The function of the ASncmtRNAs is less clear. However, an interesting observation is that the ASncmtRNAs are down-regulated in tumor cell lines as well as in tumor cells present in different types of human cancer and patients. In situ hybridization of twelve BC biopsies from different patients shows expression of the SncmtRNA and down-regulation of the ASncmtRNAs. Since down-regulation of the ASncmtRNAs seems to be independent of the tissue of origin of tumor cells, the differential expression of these transcripts can be applied as a cancer diagnostic method for cells in suspension. Here, we present a one-tube fluorescence in situ hybridization protocol applied to cells in suspension (S-FISH), that takes about 60 min to perform and using simultaneously labeled probes for both SncmtRNA and AsncmtRNAs. This method was applied to cells isolated from urine of patients with bladder cancer (BC). In twenty four patients with low and high grade of BC, S-FISH revealed cells expressing the SncmtRNAs and not the ASncmtRNAs, hence corresponding to cancer cells phenotype. The expression of these transcripts was negative in the few cells isolated from the urine of healthy donors. The differential expression of the SncmtRNA and the ASncmtRNAs in cells isolated from voided urine can be explored as a new non-invasive diagnostic test for BC.
Tumor cell culture
T24 and RT4 cells (human bladder carcinoma) and DU-145 cells (prostate carcinoma) were cultured according to ATCC recommendations. Cultures were maintained in a humidified incubator at 37°C and 5% CO2. Peripheral blood mononuclear cells (PBMC) from healthy donors were isolated and stimulated with phytohaemagglutinin (PHA) for 48 h as described before[9, 10, 13]. Primary renal mixed epithelial cells were obtained from ATCC and cultured according to ATCC guidelines.
All the hybridization steps were performed in MaxiRecovery™ tubes of 0.5 ml (Axygen Scientific, US). After trypsinization (Invitrogen, Carlsbad, US), about 105 cells were recovered by centrifugation at 200 × g for 10 min at room temperature (RT). The cell pellet was resuspended in 100 μl HCl 0,2 N and incubated for 5 min at RT. Afterwards, the cell suspension was diluted with 400 μl PBS (50 mM sodium phosphate, 150 mM NaCl and 2 mM EDTA, pH 9.0) and centrifuged again. The sediment was resuspended in 100 μl hybridization buffer (50% formamide, 150 μg/ml herring sperm DNA, 4X SSC, 2 mM EDTA) containing 0,5 μM 5′-Alexa fluor 488-labeled probe P1 (5′ GTTCTTGGGTGGGTGTGGG 3′), complementary to the SncmtRNA and 0,05 μM each of two 5′ Texas Red-labeled probes P2 (5′ GATAACAGCGCAATCCTATT 3′) and P3 (5′ ACCGTGCAAAGGTAGCATAATCA 3′), complementary to the ASncmtRNAs. In addition, two negative controls corresponding to mismatch probes P5 for the SncmtRNA (MM: 5′ TTTATTTGATGAGTGTGAG 3′), labeled with Alexa fluor 488 and probe P6 for the ASncmtRNAs (MM: 5′ GTAAAGATAGTATAATAATTTATTAATTAAATATA 3′), labeled with Texas Red at the 5′ end. The labeled probes were obtained from Invitrogen (Carlsbad, CA, USA).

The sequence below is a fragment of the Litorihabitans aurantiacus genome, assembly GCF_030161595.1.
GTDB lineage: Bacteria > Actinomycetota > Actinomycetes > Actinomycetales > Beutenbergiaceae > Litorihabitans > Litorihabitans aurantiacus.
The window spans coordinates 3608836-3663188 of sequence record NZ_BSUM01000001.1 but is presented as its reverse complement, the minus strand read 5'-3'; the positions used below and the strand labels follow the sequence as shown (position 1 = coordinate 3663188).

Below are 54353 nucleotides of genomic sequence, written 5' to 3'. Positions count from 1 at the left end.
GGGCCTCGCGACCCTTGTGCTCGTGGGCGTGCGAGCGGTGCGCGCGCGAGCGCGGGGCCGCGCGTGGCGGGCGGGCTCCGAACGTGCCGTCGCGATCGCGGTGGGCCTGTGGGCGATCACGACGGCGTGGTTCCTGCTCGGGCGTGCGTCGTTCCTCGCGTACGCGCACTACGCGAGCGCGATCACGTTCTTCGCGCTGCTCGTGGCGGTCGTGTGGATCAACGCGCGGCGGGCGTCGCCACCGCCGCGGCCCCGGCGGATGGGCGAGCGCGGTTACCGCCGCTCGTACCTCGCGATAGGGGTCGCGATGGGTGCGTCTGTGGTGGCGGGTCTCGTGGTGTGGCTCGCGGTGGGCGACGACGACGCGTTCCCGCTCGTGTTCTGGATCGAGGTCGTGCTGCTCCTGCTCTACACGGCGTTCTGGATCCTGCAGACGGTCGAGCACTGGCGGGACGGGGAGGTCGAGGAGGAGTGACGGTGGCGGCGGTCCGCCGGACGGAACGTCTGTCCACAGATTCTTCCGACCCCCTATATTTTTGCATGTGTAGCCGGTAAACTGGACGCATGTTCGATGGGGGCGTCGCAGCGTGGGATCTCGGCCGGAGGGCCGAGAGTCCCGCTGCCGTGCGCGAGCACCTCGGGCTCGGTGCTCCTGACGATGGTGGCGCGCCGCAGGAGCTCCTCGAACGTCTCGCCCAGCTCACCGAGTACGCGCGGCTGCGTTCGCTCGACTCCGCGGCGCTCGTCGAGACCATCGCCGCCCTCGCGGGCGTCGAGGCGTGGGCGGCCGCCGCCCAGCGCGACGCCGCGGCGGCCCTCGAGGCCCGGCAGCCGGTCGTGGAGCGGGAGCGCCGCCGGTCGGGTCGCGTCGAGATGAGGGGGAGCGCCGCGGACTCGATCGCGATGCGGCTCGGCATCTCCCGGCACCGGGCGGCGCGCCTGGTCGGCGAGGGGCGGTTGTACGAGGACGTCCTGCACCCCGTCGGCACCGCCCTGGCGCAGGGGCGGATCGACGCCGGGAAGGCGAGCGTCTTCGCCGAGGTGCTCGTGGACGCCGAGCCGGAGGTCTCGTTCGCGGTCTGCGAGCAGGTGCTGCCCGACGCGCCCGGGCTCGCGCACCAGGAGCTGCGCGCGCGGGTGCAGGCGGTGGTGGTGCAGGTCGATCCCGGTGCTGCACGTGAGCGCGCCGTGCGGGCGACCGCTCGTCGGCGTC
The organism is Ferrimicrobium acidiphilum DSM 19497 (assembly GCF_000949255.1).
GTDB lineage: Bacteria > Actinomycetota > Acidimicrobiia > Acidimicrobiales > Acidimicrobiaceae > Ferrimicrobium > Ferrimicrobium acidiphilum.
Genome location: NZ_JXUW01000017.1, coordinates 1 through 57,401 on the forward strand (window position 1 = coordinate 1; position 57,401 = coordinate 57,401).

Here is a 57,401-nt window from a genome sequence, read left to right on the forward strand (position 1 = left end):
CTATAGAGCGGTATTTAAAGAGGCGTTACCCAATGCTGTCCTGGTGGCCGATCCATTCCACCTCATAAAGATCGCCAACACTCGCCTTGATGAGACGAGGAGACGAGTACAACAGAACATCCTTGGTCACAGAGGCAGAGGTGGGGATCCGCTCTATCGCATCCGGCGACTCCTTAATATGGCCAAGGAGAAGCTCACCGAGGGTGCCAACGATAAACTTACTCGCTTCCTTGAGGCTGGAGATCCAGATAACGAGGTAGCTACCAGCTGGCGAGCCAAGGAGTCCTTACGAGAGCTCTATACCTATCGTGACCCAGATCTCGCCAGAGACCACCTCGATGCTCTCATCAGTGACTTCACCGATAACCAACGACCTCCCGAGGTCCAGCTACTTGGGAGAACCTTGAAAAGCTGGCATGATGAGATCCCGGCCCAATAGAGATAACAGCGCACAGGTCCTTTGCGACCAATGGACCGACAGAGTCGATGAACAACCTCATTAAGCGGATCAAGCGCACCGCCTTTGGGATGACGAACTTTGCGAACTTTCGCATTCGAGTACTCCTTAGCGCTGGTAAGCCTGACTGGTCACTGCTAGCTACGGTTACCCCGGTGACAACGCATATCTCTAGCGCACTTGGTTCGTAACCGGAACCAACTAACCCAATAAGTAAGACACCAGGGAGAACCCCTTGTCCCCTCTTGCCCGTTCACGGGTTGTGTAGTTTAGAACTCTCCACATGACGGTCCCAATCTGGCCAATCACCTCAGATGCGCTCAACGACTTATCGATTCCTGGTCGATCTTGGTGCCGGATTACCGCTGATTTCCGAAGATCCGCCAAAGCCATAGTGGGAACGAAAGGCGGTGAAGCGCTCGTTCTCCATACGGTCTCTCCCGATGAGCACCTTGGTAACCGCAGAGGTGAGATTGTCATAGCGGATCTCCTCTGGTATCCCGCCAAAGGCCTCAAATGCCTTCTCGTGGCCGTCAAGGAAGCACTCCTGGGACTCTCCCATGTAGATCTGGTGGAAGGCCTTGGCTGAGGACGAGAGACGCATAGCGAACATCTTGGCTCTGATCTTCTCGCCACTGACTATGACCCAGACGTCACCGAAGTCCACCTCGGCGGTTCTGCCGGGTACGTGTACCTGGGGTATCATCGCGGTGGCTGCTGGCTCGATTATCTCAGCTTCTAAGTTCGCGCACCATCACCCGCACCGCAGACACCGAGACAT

Hybridization was carried out for 15 min to 2 h at 37°C. The final wash was performed by addition of four volumes of stringency buffer (2X SCC + 2 mM EDTA) to the hybridization mix, incubated for 5 min at 37°C and finally centrifuged at 200 × g for 10 min. The supernatant was discarded and a small volume of approximately 20 μl of the residual supernatant was left in the tube to resuspend the cells. The cells were finally stained in a solution of 1 μg/ml DAPI, deposited onto a positively charged slide (Thermo Scientific, US) and mounted in fluorescent medium (DAKO). Samples were analyzed by fluorescence microscopy on an Olympus BX-51 microscope under x600 magnification, with 300-600 ms exposition and results were documented with Q-capture Pro software. The positive hybridization control corresponded to a 5′-Texas Red-labeled probe complementary to 18S rRNA (P4: 5′ AGTGGACTCATTCCAATTACA 3′).
About 30-50 ml voided urine from male and female healthy donors was carried out in agreement with the ethical guidelines approved by the Ethical Committee of the Fundacion Ciencia para la Vida. The urine from healthy donors (50 ml) was loaded with 5×104 to 1×105 T24 or DU-145 cells or PHA-stimulated lymphocytes and incubated at 4°C for 24 h. The cells were sedimented by centrifugation at 700 × g for 10 min. The supernatant was discarded, leaving only 5 ml, which were transferred to a Kova tube (Hycor Biomedical Inc., US) and centrifuged again at 200 × g for 10 min at RT. Most of the supernatant was discarded and the remnant (~1ml) was transferred to a 0,5 ml Maxy-Recovery tube (Axygen Scientific, US), centrifuged at 200 × g and subjected to S-FISH as described above.